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Transverse gust generation in a wind tunnel: a suction-driven approach


The Andrew Fejer Unsteady Wind Tunnel was modified to add a suction duct on top of the test section to generate a vertical velocity component (cross flow). The suction produced on the top was distributed by the individually controlled louvers at the inlet of the suction duct so that the velocity components in the test section vary both temporally and spatially. Steady and traveling-wave transverse flows were generated in the test section. We present theoretical models for the unsteady flow field generated by this configuration and validate these models with experimental measurements. The results indicated that the transverse gusts generated in the test section were essentially irrotational, and a potential flow model makes relatively accurate predictions of the flow field. The suction-driven approach greatly reduced the turbulence level in the flow field relative to jet-driven cross flow approaches, and demonstrated high levels of repeatability. Traveling waves in \(1-\cos\) form were generated and showed evident influence on the flow angle of attack.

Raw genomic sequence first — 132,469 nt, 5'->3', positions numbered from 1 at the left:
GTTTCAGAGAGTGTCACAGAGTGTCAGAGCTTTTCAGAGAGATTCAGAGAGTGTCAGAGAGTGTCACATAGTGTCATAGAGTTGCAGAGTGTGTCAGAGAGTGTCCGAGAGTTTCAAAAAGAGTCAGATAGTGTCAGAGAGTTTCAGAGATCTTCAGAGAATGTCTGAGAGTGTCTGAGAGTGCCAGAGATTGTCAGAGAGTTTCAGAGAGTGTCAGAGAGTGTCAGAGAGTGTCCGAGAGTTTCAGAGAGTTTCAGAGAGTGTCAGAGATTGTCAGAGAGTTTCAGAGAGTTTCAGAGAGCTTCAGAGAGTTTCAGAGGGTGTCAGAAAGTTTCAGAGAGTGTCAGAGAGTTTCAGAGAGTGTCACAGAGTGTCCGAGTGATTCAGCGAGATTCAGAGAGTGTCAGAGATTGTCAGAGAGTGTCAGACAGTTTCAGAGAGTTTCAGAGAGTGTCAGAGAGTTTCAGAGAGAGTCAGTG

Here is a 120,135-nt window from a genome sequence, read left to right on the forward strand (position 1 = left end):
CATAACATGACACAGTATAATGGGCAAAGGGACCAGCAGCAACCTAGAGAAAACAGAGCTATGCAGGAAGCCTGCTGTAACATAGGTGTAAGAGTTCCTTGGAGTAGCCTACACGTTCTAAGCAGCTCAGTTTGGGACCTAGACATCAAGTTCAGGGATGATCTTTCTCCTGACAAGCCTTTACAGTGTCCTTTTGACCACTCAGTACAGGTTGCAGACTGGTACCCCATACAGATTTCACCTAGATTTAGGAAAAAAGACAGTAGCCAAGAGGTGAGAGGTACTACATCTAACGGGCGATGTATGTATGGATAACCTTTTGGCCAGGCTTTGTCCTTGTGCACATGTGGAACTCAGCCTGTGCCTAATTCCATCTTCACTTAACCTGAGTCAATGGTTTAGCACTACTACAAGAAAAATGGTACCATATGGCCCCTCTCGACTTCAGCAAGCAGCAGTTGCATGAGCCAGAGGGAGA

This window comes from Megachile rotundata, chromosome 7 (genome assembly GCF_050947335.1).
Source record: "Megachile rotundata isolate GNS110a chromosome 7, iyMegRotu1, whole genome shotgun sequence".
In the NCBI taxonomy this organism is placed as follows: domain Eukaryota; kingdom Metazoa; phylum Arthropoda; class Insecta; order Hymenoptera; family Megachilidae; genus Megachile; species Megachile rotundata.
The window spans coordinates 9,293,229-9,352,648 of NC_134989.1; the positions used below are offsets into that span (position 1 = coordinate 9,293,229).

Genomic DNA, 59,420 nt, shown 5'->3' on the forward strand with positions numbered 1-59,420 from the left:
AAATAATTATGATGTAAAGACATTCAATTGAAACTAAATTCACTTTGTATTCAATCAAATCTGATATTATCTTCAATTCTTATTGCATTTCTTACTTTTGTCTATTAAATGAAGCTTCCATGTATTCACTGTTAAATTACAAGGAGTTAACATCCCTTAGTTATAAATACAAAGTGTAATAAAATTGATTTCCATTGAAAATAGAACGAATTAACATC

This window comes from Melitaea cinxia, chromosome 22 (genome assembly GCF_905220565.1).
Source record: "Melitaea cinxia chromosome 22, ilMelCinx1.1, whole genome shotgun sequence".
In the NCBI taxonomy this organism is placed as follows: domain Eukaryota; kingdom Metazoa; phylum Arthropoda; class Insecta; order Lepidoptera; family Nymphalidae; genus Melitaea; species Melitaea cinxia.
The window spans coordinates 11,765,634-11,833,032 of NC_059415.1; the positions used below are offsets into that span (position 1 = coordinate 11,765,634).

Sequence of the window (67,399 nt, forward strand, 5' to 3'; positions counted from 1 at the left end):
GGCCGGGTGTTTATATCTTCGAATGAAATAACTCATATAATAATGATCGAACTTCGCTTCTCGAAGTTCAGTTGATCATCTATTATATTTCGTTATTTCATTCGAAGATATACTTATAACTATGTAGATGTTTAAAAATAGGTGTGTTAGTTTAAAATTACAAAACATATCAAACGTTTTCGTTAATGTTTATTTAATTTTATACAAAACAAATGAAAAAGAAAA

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The support from Air Force Office of Scientific Research Grant FA9550-18-1-0440 with program officer Gregg Abate and Office of Naval Research Grant N0014-19-1-2280 with program officers David Gonzalez and Brian Holm-Hansen is greatly appreciated. The Support for the wind tunnel test section by DURIP Grant FA9550-18-1-0327 is gratefully acknowledged. The authors would like to thank Dr. Katherine Asztalos (present affiliation: Argonne National Laboratory), James Henry, and Sai Simon at IIT for their contributions to the wind tunnel construction.

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Correspondence to Xiaowei He.

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This article is organized and further developed based on contents and data of an AIAA conference paper of the authors (AIAA Paper 2021-1938,

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He, X., Williams, D.R. & Dawson, S.T.M. Transverse gust generation in a wind tunnel: a suction-driven approach. Exp Fluids 63, 125 (2022).

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